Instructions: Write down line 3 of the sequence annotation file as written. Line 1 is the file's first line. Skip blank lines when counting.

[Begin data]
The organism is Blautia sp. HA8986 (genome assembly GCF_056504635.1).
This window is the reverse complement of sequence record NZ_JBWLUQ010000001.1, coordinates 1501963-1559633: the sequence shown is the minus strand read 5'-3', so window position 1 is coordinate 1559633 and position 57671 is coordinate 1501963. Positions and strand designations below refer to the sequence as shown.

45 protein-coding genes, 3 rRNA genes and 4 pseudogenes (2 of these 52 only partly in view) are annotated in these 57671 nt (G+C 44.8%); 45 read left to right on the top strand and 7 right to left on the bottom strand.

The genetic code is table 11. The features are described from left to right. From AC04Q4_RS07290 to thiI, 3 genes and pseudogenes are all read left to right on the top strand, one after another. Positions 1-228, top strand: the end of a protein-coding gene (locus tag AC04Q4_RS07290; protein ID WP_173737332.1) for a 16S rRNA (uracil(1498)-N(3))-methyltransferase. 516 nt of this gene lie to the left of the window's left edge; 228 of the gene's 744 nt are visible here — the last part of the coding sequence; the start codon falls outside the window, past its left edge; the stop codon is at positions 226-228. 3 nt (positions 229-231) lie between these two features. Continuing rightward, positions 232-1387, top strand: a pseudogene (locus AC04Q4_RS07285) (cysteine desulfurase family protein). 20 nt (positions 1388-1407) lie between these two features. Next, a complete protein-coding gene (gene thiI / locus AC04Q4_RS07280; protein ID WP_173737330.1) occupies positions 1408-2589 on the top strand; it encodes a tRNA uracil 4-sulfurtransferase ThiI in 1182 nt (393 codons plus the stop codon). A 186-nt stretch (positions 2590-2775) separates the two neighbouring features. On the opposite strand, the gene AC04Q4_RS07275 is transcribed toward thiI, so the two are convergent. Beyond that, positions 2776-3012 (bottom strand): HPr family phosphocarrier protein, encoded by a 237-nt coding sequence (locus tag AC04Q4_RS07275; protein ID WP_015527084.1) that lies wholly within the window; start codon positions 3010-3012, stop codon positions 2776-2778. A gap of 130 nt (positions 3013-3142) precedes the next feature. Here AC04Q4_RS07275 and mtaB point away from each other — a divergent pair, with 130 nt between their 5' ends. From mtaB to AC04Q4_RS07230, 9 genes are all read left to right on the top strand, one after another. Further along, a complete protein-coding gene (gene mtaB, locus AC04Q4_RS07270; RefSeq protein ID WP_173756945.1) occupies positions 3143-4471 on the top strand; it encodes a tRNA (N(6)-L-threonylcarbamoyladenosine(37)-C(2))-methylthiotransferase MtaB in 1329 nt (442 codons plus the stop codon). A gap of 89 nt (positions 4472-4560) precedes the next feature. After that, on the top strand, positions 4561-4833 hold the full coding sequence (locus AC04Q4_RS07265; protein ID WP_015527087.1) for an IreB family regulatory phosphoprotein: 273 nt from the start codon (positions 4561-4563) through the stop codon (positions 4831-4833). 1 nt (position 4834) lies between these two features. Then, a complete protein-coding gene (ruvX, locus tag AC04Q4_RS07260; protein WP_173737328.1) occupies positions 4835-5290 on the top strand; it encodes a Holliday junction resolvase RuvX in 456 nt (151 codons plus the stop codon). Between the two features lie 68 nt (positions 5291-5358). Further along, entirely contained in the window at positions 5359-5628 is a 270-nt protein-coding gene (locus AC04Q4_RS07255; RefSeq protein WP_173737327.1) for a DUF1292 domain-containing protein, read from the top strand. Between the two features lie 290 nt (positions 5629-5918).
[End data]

45 protein-coding genes, 3 rRNA genes and 4 pseudogenes (2 of these 52 only partly in view) are annotated in these 57671 nt (G+C 44.8%); 45 read left to right on the top strand and 7 right to left on the bottom strand.